WASHINGTON (AP) — Accounting firm KPMG LLP must disclose some of its private dealings with clients so that a judge can decide whether the government can use that information as part of a broader effort to root out improper tax shelters.
The firm was one of two companies sued this summer over tax-shelter paperwork.
Chief U.S. District Judge Thomas Hogan said in an opinion on Dec. 20 that an initial review indicates that many of the documents are correspondence related to tax return preparations and are not confidential as KPMG claims.
Hogan ordered KPMG to turn over the documents to Patrick Attridge, a retired judge who is helping Hogan handle the large volume of paperwork. Attridge will review them and report back to Hogan.
Some of the issues in dispute involve letters to clients, memos between employees about tax advice, and e-mails about business strategy. The Internal Revenue Service wants the information to crack down on businesses that use improper strategies to reduce their taxes.
The tax code requires promoters of tax shelters to register each tax shelter with the IRS before offering it for sale, the Justice Department says. Tax shelters, some of which are legal, are ways people and businesses can shield income from taxation or take advantage of greater tax deductions. The United States loses an estimated $10 billion a year to tax shelters.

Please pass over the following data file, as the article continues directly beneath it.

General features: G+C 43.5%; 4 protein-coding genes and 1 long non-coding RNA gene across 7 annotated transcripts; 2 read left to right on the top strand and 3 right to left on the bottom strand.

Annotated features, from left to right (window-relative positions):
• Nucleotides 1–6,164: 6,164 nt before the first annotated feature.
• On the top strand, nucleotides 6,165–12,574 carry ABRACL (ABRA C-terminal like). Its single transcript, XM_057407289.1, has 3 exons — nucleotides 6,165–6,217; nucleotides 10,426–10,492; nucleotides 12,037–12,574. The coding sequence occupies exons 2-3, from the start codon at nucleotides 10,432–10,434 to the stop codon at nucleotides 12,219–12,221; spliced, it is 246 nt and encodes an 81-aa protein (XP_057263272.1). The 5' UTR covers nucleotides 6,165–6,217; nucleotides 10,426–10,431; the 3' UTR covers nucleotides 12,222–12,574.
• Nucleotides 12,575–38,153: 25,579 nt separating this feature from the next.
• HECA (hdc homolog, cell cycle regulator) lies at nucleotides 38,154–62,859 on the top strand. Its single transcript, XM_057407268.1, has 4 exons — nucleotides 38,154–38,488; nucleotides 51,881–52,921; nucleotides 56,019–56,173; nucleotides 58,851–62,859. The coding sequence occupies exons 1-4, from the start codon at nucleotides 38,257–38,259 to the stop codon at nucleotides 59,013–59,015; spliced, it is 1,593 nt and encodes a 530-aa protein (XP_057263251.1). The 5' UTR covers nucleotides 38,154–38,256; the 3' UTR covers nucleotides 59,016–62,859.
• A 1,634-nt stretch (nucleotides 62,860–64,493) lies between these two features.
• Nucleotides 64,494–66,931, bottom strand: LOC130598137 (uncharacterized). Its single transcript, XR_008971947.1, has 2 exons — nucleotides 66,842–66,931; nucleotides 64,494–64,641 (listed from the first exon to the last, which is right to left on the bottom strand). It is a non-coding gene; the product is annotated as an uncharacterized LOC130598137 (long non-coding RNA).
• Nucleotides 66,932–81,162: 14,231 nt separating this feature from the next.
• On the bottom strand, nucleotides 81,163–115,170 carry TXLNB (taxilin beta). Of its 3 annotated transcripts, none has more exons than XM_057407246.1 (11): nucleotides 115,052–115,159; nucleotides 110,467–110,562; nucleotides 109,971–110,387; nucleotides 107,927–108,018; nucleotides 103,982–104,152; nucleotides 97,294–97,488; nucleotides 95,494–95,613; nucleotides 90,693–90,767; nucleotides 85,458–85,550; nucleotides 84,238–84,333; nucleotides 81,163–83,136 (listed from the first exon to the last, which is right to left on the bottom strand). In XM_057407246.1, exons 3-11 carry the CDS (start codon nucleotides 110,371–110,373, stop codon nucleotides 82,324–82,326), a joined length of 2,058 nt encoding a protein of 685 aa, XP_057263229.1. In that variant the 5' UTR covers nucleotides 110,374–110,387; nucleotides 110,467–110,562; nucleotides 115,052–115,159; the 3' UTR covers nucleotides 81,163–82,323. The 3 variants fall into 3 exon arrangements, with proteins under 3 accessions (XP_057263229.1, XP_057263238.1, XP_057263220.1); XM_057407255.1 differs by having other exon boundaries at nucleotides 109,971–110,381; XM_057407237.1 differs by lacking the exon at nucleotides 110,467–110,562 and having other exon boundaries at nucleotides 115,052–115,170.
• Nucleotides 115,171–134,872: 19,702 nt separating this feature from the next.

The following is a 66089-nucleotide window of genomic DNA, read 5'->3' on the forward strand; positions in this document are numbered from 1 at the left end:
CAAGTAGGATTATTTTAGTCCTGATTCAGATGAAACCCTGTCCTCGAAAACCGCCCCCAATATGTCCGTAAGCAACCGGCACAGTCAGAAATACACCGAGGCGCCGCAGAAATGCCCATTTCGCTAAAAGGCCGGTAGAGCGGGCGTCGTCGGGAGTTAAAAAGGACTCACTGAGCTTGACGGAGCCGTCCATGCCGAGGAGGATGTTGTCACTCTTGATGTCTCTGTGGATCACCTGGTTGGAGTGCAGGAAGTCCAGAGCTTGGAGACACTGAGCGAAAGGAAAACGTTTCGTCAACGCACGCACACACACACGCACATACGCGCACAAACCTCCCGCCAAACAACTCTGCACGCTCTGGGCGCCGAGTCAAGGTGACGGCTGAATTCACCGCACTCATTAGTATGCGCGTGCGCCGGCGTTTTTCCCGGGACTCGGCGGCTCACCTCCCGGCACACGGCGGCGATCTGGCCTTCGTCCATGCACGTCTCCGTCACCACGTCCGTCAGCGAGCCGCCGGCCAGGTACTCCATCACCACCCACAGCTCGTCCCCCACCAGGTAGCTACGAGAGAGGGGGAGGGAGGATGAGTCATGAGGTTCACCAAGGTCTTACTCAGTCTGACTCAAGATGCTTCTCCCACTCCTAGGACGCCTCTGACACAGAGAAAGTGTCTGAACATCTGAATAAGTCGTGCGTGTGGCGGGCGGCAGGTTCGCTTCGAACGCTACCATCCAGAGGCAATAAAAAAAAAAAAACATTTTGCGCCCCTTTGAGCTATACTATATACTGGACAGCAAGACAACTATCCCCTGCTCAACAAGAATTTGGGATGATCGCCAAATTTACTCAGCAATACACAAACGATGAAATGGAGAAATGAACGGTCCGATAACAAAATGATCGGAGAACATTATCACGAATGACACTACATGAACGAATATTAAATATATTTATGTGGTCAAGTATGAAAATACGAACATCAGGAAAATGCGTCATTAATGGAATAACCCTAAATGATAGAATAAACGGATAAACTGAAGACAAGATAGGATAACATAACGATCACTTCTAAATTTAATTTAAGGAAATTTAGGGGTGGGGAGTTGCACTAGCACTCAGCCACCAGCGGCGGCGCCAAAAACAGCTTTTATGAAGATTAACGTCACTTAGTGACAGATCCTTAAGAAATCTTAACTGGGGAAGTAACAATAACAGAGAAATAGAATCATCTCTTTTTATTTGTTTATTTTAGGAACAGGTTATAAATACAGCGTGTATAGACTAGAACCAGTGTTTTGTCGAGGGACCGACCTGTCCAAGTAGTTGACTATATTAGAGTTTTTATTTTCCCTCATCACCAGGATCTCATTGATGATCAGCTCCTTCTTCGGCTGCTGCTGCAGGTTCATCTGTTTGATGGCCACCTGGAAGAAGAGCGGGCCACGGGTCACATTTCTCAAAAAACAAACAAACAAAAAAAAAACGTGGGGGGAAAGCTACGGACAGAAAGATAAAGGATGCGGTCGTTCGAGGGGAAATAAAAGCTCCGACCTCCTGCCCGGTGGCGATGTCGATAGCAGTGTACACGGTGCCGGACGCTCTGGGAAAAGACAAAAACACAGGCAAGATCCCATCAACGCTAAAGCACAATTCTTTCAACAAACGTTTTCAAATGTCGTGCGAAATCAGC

The suit against KPMG, the fourth-largest auditor, was filed by the Justice Department on behalf of the IRS in July in a federal court in Washington. A similar case filed on the same day is pending in a Chicago federal court against BDO Seidman LLP, the sixth-largest auditor.
KPMG said that it has cooperated with the IRS, turning over more than 400 boxes of documents from the firm's 100 offices around the country. The company complained that IRS demands over the past five months are “extremely broad, incredibly burdensome, and in many respects, unenforceable,” according to court records.
At issue in the court case are papers the company wants to keep private because of attorney-client privilege and other grounds.
Hogan said that logs of 30 contested KPMG documents were studied. Only four documents appear to be confidential, he said in the opinion. He will decide later if the IRS can have the papers.
A company spokesman, Bob Zeitlinger, said Tuesday that Hogan's decision was not final.